In the case of twisted liquid crystal layers, the only exception to the problem of residual retardation is in the case where the twist of the liquid crystal is 900. In this case, the surface portions of the liquid crystal layer approximately cancel each other when the voltage and hence applied field across the layer exceeds a predetermined value (assuming equal pretilts at both liquid crystal layer surfaces). For instance, Wu et al, Appl. Phys. Lett., 1996, 68, pp 1455, discloses a twisted nematic liquid crystal display of this type including an achromatic retarder. However, such a display cannot achieve as bright a white state as displays in which the liquid crystal twist is different from 90° except for much larger retardation.
The term “optic axis” as used herein refers exclusively to the slow axis of a birefringent material.
According to a first aspect of the invention, there is provided a liquid crystal device including: a layer of twisted liquid crystal having a first surface director orientation oriented in a first direction at a first surface of the layer and a second surface director orientation oriented in a second direction at a second surface of the layer, the first direction being different from and non-perpendicular to the second direction; a retarder arranged to compensate for a residual retardation of the layer with a first finite applied field across the layer, the retarder having an optic axis which is substantially parallel or perpendicular to the bisectrix of the first and second directions; and a reflector for reflecting light transmitted through the layer.
The retarder may have a retardation substantially equal to the residual retardation and the optic axis of the retarder may be substantially perpendicular to the bisectrix.
The term “bisectrix” as used herein is used essentially in its conventional mathematical sense i.e. the direction in the smaller included angle between the first and second directions and equiangularly spaced from each. Further, the term “surface director orientation” as used herein is defined as the orientation of the director at an alignment surface projected onto the alignment surface plane of the liquid crystal layer, so that the surface director orientation is the orientation which the director would have in the absence of any surface pretilt. Also, the surface director orientation (SDO) is equivalent to (SDO±π). Thus, the first and second directions and the bisectrix are located in a common plane which is perpendicular to the optical axis of the device.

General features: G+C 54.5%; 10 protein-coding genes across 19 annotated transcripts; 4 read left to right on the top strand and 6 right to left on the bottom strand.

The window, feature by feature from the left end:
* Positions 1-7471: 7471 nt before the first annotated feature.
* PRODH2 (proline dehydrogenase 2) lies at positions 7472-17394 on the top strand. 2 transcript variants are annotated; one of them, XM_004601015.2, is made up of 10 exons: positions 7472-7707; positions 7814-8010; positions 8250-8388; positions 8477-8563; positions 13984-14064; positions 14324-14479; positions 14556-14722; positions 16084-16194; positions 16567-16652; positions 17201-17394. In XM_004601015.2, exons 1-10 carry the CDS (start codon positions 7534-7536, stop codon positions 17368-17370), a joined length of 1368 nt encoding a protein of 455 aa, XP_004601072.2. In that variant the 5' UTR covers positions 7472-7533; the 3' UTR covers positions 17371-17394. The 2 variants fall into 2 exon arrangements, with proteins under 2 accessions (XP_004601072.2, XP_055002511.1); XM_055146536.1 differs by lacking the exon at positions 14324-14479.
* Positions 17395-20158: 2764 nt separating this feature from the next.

The retarder may be a waveplate whose retardation differs from λ/4 by the residual retardation, where λ is a working wavelength of the device. In one embodiment, the retardation of the retarder may be substantially equal to the sum of λ/4 and the residual retardation and the optic axis of the retarder may be substantially perpendicular to the bisectrix of the first and second directors. In another embodiment, the retardation of the retarder may be substantially equal to the difference between λ/4 and the residual retardation and the optic axis of the retarder may be substantially parallel to the bisectrix of the first and second directions.
The direction of twist of the layer is defined to be positive if the liquid crystal director twists clock-wise in the direction of propagation of light through the layer and negative if the direction of twist is anti-clockwise.
The retarder may be disposed between the layer and at least one λ/2 plate.
The layer may produce a retardation substantially equal to λ\4 with a second finite applied electric field across the layer, where the second applied field is different from the first applied field and λ is working wavelength of the device. The second applied field may correspond to zero potential difference across the layer.
The first applied field may correspond to a potential difference across the layer of less than or equal to seven volts.
The layer may be homogeneously aligned.
The layer may be pixellated.
The retarder and the layer may be disposed between a linear polarizer and a reflector. The retarder may be disposed between the layer and a quarter waveplate.
According to a second aspect of the invention, there is provided a liquid crystal display including a device in accordance with the first aspect of the invention.
It is thus possible to provide a device in which a twisted liquid crystal is used as a retarder and the device is capable of providing a retardation substantially equal to zero at a chosen finite voltage. For instance, in the case of single polarizer reflective displays using twisted liquid crystal, the contrast ratio of the display may be increased by a factor of between 2 and 10 compared with known displays of this type. The device can achieve a dark state of good achromaticity for any chosen voltage applied across the liquid crystal layer. For instance, the dark state may be achieved for an applied voltage less than 5 volts so as to allow the device to be used in an active matrix addressing arrangement.
Reflective displays are frequently used in low power equipment because of the lower power consumption. For instance, reflective displays do not require a back light so that the power consumed by a back light is avoided. As the retardation of the retarder increases, the voltage at which the dark state is achieved falls. This allows the driving voltage of a display of this type to be made as low as possible. As a result, it is possible to reduce the power consumption of a display of this type.
The invention will be further described, by way of example, with reference to the accompanying drawings.
Like reference numerals refer to like parts throughout the drawings.
The ellipticity of the system illustrated in
If the first and second retarders 2 and 3 were replaced by a single retarder whose optic axis were aligned in the direction of the bisectrix 4, an ellipticity of zero would be produced for all values of the retardation. Thus,